Insights | November 7, 2022
Understanding Mis-, Dis-, and Malinformation
Effectively navigating the plethora of information presented to us every day via 24-hour news cycles, social media, influence from family, friends, and colleagues can be daunting. This is made more difficult by the intentional and unintentional spread of faulty or corrupted information, the possibility of confusing falsehood with fact, and threat actors deliberately manipulating narratives for strategic advantage. The risks associated with spreading and consuming inaccurate and distorted information negatively affects individuals and society alike. Moreover, the ease in which the spread of and belief in “bad” information can be consumed today is an inherently psychological and social issue that must be combatted on all fronts. From shaping democratic election results to impacting consumer behavior and supply and demand of essential products and services, at times it feels we are drowning in information, but left wanting for knowledge. This blog explores the strategies that individuals, governments, and businesses can use to combat manipulated, false, or faulty information.
First, we must identify what qualifies information as “bad”. The Cybersecurity and Infrastructure Security Agency (CISA) splits manipulated, false, or faulty information into three categories based on the intent or context of its use—misinformation, disinformation, and malinformation.
- Misinformation is false, but not created or shared with the intention of causing harm.
- Disinformation is deliberately created to mislead, harm, or manipulate a person, social group, organization, or country.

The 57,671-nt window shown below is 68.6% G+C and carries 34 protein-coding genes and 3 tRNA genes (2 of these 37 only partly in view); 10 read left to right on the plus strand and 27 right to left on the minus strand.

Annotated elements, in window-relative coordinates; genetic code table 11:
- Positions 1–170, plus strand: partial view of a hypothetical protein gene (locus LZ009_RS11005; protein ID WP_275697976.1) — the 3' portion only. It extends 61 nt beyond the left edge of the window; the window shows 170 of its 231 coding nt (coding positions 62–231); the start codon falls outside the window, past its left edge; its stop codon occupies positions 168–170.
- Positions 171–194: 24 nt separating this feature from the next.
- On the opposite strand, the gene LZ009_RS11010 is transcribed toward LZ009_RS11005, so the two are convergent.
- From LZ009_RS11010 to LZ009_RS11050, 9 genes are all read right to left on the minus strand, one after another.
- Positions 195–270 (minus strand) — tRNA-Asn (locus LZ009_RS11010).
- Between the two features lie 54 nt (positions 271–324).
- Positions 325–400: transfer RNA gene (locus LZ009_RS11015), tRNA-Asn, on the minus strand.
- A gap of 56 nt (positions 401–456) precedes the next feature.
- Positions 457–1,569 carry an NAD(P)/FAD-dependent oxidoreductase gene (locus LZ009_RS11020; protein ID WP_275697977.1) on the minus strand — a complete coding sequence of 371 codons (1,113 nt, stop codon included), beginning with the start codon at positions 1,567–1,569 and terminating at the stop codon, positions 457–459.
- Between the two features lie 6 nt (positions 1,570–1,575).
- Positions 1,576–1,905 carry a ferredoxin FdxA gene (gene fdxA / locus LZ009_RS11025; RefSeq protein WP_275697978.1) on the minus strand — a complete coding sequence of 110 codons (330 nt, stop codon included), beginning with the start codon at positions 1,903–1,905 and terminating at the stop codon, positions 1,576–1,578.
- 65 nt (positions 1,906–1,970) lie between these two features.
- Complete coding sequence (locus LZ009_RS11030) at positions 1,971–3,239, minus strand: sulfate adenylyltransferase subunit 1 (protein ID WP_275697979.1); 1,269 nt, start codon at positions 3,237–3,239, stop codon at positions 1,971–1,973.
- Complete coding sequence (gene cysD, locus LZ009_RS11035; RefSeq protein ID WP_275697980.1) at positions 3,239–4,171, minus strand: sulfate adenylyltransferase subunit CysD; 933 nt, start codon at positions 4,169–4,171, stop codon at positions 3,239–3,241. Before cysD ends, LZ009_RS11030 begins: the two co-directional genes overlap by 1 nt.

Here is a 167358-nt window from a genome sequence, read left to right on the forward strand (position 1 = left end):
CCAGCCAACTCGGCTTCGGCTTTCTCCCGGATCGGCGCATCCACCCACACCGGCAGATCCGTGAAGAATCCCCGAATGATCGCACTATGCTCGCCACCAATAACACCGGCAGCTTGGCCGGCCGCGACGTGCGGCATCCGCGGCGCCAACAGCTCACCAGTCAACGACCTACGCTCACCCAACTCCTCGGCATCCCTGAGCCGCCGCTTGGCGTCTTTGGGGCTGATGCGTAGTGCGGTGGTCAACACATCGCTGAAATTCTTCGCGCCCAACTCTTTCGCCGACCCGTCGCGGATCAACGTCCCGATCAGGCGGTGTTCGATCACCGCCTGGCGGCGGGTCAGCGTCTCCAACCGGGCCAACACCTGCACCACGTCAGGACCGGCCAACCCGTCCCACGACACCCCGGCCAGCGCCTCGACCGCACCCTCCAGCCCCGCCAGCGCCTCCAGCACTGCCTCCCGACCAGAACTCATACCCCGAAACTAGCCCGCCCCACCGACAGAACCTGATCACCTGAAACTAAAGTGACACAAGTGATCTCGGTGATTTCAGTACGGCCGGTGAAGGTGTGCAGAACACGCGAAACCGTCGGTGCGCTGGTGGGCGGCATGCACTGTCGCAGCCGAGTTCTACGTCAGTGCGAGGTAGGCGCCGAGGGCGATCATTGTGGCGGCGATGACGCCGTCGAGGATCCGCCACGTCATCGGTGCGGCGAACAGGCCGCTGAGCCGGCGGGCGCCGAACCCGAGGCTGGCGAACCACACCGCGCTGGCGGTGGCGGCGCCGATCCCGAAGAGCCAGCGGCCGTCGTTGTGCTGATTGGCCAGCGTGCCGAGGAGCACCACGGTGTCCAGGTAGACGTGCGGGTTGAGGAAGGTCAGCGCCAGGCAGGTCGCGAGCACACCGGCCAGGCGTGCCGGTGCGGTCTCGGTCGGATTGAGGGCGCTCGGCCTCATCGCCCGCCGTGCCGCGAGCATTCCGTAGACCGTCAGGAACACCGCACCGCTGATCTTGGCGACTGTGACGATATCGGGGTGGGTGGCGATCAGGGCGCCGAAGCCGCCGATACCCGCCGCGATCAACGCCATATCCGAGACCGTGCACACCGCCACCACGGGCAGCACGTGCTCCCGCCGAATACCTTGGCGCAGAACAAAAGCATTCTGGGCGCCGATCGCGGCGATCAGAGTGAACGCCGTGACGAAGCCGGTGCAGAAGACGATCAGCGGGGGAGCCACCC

- Malinformation is based on fact, but used out of context to mislead, harm, or manipulate.
CISA refers to instances of mis-, dis-, and malinformation (MDM) as “information activities.” The agency is specifically concerned with information activities perpetrated by “foreign and domestic threat actors…seeking to interfere with and undermine our democratic institutions and national cohesiveness.”1 Dr. Merten Reglitz, from the University of Birmingham, shares CISA’s concerns, saying that “the primary danger fake news poses to democratic values and institutions lies in the corrosive effect it has on trust among citizens and thus on citizens’ trust in their democracy.” A key part of our democratic values and institutions is citizen trust in free and fair elections, something that MDM can undermine despite no true risk.
Since MDM is an existential threat to democracy and democratic values, it is important to safeguard against it and its effects. We may not be able to prevent the creation and spread of MDM, as threat actors will always seek to cause damage or disruption, but we can mitigate or treat the symptoms and reduce the risk and impact. This can be accomplished through inoculation or “prebunking”. Persuasive inoculation works in a manner similar to a vaccine—preparing an individual to resist MDM by exposing them to a weakened, refuted form of the information. The process of inoculating or prebunking consists of two key parts: